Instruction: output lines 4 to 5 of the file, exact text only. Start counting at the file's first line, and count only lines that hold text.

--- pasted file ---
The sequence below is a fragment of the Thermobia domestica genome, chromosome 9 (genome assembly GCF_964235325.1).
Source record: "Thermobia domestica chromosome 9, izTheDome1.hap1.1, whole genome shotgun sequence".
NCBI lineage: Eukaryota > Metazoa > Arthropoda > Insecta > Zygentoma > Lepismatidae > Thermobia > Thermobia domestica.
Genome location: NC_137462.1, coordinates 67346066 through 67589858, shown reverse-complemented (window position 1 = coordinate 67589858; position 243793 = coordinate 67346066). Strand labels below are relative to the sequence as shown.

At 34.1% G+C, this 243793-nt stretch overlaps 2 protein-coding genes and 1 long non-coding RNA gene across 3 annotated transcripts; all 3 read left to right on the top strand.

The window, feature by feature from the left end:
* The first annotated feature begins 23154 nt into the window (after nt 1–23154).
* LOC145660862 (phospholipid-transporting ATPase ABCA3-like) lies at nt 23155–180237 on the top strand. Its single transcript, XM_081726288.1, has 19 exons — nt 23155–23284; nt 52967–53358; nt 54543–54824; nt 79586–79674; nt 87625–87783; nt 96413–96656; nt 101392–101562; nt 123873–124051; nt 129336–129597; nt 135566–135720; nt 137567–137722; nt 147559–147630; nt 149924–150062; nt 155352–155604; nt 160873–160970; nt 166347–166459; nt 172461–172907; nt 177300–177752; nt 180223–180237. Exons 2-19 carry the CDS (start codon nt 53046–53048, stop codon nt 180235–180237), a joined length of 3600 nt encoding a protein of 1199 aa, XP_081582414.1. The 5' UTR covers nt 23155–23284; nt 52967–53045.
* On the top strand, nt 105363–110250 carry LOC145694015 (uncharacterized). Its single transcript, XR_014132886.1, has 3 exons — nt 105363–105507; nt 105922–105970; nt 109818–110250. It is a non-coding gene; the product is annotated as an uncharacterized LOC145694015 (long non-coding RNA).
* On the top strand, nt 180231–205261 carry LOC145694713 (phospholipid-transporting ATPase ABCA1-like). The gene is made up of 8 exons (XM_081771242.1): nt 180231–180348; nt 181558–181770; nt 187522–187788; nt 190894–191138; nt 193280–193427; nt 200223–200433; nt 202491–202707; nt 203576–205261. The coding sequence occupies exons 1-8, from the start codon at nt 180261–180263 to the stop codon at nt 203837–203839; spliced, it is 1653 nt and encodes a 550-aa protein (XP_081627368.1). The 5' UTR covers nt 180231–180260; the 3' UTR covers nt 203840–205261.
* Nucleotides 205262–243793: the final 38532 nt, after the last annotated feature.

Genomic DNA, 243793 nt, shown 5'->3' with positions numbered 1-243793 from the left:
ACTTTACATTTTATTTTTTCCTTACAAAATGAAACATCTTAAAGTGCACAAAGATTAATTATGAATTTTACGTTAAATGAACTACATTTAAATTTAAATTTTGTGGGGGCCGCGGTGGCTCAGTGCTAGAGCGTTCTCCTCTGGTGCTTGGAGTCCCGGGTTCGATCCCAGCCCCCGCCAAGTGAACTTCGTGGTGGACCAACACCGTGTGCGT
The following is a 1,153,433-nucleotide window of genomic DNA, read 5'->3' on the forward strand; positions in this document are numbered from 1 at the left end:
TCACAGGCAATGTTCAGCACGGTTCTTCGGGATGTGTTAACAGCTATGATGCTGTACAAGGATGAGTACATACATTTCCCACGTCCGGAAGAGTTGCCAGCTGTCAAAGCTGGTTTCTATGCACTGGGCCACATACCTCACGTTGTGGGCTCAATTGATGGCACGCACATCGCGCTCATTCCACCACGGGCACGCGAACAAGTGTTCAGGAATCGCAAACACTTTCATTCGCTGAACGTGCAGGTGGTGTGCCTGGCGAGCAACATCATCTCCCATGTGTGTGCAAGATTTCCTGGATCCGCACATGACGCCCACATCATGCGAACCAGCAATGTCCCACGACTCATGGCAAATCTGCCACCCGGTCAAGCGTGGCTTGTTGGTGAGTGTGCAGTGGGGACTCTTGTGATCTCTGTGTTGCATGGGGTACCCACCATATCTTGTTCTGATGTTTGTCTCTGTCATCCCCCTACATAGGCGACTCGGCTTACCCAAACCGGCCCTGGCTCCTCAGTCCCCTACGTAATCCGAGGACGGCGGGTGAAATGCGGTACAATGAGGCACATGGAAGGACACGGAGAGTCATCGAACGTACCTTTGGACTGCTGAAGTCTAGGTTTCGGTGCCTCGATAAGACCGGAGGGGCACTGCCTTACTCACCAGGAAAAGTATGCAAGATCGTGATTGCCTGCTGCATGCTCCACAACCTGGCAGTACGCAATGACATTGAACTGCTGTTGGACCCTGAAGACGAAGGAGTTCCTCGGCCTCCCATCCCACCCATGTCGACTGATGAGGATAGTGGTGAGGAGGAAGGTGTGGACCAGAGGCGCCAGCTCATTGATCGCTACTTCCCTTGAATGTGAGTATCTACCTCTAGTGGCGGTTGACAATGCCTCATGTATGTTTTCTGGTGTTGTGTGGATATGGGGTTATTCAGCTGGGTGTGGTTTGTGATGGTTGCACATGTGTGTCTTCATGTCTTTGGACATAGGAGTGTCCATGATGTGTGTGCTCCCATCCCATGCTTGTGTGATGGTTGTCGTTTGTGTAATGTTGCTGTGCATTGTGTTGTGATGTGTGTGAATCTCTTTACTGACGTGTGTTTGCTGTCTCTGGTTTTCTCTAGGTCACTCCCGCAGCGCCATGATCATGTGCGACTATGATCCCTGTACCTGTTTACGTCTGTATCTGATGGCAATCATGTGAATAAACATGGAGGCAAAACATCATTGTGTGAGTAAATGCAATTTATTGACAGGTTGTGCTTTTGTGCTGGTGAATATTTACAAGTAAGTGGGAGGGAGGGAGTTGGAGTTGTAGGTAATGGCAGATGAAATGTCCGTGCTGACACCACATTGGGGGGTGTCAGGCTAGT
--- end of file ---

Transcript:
Genome location: NC_137462.1, coordinates 67346066 through 67589858, shown reverse-complemented (window position 1 = coordinate 67589858; position 243793 = coordinate 67346066). Strand labels below are relative to the sequence as shown.

At 34.1% G+C, this 243793-nt stretch overlaps 2 protein-coding genes and 1 long non-coding RNA gene across 3 annotated transcripts; all 3 read left to right on the top strand.